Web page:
siglinde99: (Ballet)
Last Monday I headed to El Salvador for a few days. It was lovely except for a few hitches.
1) On the way to the airport, I tidied up my knapsack and managed to leave my phone charger in the taxi.
2) I made my connection in Chicago, but my luggage did not. Luckily I had some essential clothing and supplies in my knapsack, as I didn't see my suitcase again until late Wednesday night. My colleague was not so lucky, as he forgot his wallet somewhere in Chicago or on the plane. It still hasn't shown up as far as I know.
3) I had bought a replacement phone charger at the Ottawa airport, but left it behind at my hotel in Usulután on Tuesday.
4) I didn't lose anything on Wednesday or Thursday, but I did forget to pay Clara back after she accidentally covered the cost of our hotel rooms on Wednesday morning. I'll need to mail her a cheque tomorrow!
5) Having managed to get my phone recharged thanks to one of my friends at the Embassy, I misplaced the phone on Friday morning. I had it in my hotel room just before leaving. I opened my knapsack in the car to take a picture of bunnies on the side of the road when we stopped to investigate a leaking tire; the phone may have fallen out then. Tomorrow I'll be putting in some calls to see if the phone showed up in the car; if not, I'll be getting my friend at the Embassy to see whether it was turned in at the hotel. Hopefully she will be able to mail it back soon.
6) The flight from El Salvador was delayed by an hour when two people decided not to travel at the last minute and their bags had to be retrieved. As a result, I missed my connection in Toronto and lost another hour in travel time. We won't even discuss how much sleep I lost during the week, staying out too late and getting up too early every day.

In non-lost news, El Salvador has made huge progress since I was last there. There is an impressive road network, the quality of houses and cars has improved significantly. I didn't see a single person selling fruit or other goodies on the street. Tourism is way up, according to the locals. There is still poverty, but nothing like when I lived there, except in very remote regions like the ones I went to visit.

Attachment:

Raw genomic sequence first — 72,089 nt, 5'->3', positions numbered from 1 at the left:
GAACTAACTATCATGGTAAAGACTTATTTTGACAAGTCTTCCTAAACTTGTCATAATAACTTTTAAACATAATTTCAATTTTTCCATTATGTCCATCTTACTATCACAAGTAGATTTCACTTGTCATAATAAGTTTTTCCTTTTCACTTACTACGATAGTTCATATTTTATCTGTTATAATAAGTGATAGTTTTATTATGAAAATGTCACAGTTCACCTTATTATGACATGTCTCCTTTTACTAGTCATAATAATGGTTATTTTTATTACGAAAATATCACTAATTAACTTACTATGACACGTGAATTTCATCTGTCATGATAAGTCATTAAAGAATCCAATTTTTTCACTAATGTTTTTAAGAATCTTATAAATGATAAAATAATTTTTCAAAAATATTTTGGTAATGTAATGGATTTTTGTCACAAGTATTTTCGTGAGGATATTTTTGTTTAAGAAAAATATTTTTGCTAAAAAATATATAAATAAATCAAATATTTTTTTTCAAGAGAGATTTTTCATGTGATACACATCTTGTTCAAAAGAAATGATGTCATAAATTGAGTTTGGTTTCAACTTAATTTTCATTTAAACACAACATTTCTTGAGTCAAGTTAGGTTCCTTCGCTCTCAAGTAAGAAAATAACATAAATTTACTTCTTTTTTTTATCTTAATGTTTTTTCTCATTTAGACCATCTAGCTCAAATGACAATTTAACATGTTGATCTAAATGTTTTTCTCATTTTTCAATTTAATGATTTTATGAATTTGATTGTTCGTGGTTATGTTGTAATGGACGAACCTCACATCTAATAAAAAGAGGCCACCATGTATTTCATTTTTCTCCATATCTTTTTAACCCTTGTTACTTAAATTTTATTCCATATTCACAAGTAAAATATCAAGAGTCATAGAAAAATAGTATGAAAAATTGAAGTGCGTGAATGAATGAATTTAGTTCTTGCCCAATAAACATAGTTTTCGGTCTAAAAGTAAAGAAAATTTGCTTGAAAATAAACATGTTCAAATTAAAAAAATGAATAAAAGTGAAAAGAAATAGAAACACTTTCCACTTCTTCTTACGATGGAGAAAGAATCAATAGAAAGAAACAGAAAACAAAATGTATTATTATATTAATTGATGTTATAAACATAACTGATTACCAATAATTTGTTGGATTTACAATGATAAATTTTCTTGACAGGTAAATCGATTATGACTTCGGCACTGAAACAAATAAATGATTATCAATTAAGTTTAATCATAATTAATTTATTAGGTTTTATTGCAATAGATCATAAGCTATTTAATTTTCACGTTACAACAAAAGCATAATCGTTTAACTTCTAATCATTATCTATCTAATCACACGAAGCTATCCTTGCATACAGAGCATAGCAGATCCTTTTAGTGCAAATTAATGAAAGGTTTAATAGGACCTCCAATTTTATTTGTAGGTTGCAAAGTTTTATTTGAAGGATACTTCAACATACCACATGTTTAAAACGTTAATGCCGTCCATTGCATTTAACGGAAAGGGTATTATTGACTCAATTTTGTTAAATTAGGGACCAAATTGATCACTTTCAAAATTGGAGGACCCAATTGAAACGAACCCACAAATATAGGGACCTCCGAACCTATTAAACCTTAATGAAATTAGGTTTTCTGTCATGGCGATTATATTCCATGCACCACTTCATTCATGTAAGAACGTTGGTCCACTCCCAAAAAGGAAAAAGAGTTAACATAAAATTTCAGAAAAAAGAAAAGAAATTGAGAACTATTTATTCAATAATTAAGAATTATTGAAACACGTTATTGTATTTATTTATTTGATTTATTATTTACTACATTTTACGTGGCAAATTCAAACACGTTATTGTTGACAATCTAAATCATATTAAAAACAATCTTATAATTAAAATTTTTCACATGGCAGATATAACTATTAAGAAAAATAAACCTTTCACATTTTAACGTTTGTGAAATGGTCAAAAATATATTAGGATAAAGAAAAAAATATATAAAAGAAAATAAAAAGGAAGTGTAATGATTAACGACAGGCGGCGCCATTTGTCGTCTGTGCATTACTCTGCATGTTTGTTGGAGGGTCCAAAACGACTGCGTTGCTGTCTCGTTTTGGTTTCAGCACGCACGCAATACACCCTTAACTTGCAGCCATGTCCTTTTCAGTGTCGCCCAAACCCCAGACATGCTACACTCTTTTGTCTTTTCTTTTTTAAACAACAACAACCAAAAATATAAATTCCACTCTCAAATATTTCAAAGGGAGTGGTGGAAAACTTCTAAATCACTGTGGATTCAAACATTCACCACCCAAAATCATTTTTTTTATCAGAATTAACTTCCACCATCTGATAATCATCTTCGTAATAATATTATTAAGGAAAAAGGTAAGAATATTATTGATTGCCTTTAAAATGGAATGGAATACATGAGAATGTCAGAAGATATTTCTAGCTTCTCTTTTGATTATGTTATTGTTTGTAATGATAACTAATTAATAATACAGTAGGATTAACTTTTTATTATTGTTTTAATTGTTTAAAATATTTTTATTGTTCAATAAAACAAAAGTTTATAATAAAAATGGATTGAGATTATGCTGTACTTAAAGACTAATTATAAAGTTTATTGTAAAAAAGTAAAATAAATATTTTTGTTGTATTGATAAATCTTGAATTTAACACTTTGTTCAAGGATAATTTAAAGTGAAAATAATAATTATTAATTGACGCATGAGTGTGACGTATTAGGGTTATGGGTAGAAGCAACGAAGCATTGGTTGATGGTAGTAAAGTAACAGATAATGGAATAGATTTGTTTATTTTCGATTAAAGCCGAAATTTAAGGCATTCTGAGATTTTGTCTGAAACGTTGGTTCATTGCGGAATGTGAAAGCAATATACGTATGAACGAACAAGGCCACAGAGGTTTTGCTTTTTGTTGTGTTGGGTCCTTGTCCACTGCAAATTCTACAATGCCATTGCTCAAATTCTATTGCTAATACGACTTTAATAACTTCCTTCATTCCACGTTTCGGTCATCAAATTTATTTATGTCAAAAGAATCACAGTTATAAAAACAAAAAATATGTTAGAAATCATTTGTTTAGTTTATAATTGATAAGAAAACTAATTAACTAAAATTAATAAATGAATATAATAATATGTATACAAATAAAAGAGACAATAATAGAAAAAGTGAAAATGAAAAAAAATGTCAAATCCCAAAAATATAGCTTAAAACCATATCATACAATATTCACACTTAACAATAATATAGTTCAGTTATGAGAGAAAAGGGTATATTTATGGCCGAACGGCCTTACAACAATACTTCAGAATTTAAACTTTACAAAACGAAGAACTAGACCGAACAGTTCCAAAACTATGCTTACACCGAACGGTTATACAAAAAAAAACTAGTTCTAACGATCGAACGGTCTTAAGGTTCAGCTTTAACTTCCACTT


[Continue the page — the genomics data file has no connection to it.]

Skraeling Althing bunnies are everywhere! These fearless fellows were on the side of a four-lane highway.

El Salvador 2014 093

Francisco, Sara, me, Esly, Karla and Romeo - all former colleagues at the Embassy.
El Salvador 2014 090

Proud graduates of the baking, construction and literacy courses in Ilobasco, partly funded by Canada
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A few of the grads in the literacy program. These ladies studied reading, writing and practical human rights skills for a year. The lady in front just turned 75. The one directly behind her broke into a dance upon receiving her diploma.
El Salvador 2014 081

Processing coffee beans in rural Usulutan. This project was born following land reform that gave landless peasants small plots of land, many of them with ageing coffee trees. Now, thousands of farmers in 13 communities have improved varieties of younger trees (with more on the way), and a guaranteed market for their beans. The same project has fair trade shops in all the villages so that farmers have access to essential goods and a place to sell their produce. The shops are run by community youth, who now are willing to stay rather than taking their chances with illegal migration or a move to the big city.
El Salvador 2014 044

Traffic jam in San Francisco, Usulutan
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View from my hotel room, Usulutan
El Salvador 2014 027

siglinde99: (Default)
I'm thinking about trying Live Below the Line fundraising and awareness campaign that challenges participants to live on the equivalent of $1.50 ($1.75 Cdn) for food and drink for five days. It starts April 28 and goes until May 2. Geoff leaves the morning of the 29th. I'm pretty sure I can live on rice, beans, home-baked bread, eggs, local vegetables and bananas for a week.